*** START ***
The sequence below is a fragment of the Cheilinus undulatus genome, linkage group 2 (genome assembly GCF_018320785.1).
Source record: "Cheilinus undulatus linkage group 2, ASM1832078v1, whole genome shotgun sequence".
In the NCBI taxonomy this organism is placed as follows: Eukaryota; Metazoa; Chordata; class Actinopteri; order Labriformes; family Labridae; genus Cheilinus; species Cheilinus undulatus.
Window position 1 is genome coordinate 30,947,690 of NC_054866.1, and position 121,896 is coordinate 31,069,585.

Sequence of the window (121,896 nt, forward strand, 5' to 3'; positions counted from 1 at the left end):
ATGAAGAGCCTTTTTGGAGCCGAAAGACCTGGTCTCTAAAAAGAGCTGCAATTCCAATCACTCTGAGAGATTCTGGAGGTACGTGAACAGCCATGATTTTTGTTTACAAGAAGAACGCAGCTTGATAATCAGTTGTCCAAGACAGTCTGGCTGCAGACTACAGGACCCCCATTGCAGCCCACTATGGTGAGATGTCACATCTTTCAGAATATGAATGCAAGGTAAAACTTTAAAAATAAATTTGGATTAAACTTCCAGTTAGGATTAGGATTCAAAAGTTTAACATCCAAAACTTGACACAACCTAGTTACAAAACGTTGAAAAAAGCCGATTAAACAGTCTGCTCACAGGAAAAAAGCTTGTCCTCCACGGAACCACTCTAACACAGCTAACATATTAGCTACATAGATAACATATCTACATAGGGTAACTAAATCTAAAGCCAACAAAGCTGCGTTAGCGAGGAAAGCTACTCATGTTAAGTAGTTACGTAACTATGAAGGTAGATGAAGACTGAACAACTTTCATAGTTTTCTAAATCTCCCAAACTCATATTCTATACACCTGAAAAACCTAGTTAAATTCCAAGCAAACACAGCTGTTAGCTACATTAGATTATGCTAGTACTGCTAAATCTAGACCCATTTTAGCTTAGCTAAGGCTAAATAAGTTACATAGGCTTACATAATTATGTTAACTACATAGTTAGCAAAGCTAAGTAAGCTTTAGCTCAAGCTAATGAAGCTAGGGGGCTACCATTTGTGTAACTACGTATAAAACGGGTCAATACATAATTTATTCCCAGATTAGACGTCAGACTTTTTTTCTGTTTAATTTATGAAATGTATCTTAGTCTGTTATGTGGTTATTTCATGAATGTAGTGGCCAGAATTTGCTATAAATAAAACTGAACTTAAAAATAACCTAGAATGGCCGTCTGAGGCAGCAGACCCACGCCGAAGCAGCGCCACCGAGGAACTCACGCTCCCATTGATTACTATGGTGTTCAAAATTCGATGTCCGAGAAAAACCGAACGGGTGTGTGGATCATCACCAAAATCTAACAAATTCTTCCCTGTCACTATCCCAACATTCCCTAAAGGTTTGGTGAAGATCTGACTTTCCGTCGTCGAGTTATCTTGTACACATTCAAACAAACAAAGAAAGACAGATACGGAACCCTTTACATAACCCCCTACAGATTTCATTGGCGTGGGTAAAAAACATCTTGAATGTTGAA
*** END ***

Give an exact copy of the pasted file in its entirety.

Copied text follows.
The sequence below is a fragment of the Cheilinus undulatus genome, linkage group 2 (genome assembly GCF_018320785.1).
Source record: "Cheilinus undulatus linkage group 2, ASM1832078v1, whole genome shotgun sequence".
In the NCBI taxonomy this organism is placed as follows: Eukaryota; Metazoa; Chordata; class Actinopteri; order Labriformes; family Labridae; genus Cheilinus; species Cheilinus undulatus.
Window position 1 is genome coordinate 30,947,690 of NC_054866.1, and position 121,896 is coordinate 31,069,585.

Sequence of the window (121,896 nt, forward strand, 5' to 3'; positions counted from 1 at the left end):
ATGAAGAGCCTTTTTGGAGCCGAAAGACCTGGTCTCTAAAAAGAGCTGCAATTCCAATCACTCTGAGAGATTCTGGAGGTACGTGAACAGCCATGATTTTTGTTTACAAGAAGAACGCAGCTTGATAATCAGTTGTCCAAGACAGTCTGGCTGCAGACTACAGGACCCCCATTGCAGCCCACTATGGTGAGATGTCACATCTTTCAGAATATGAATGCAAGGTAAAACTTTAAAAATAAATTTGGATTAAACTTCCAGTTAGGATTAGGATTCAAAAGTTTAACATCCAAAACTTGACACAACCTAGTTACAAAACGTTGAAAAAAGCCGATTAAACAGTCTGCTCACAGGAAAAAAGCTTGTCCTCCACGGAACCACTCTAACACAGCTAACATATTAGCTACATAGATAACATATCTACATAGGGTAACTAAATCTAAAGCCAACAAAGCTGCGTTAGCGAGGAAAGCTACTCATGTTAAGTAGTTACGTAACTATGAAGGTAGATGAAGACTGAACAACTTTCATAGTTTTCTAAATCTCCCAAACTCATATTCTATACACCTGAAAAACCTAGTTAAATTCCAAGCAAACACAGCTGTTAGCTACATTAGATTATGCTAGTACTGCTAAATCTAGACCCATTTTAGCTTAGCTAAGGCTAAATAAGTTACATAGGCTTACATAATTATGTTAACTACATAGTTAGCAAAGCTAAGTAAGCTTTAGCTCAAGCTAATGAAGCTAGGGGGCTACCATTTGTGTAACTACGTATAAAACGGGTCAATACATAATTTATTCCCAGATTAGACGTCAGACTTTTTTTCTGTTTAATTTATGAAATGTATCTTAGTCTGTTATGTGGTTATTTCATGAATGTAGTGGCCAGAATTTGCTATAAATAAAACTGAACTTAAAAATAACCTAGAATGGCCGTCTGAGGCAGCAGACCCACGCCGAAGCAGCGCCACCGAGGAACTCACGCTCCCATTGATTACTATGGTGTTCAAAATTCGATGTCCGAGAAAAACCGAACGGGTGTGTGGATCATCACCAAAATCTAACAAATTCTTCCCTGTCACTATCCCAACATTCCCTAAAGGTTTGGTGAAGATCTGACTTTCCGTCGTCGAGTTATCTTGTACACATTCAAACAAACAAAGAAAGACAGATACGGAACCCTTTACATAACCCCCTACAGATTTCATTGGCGTGGGTAAAAAACATCTTGAATGTTGAA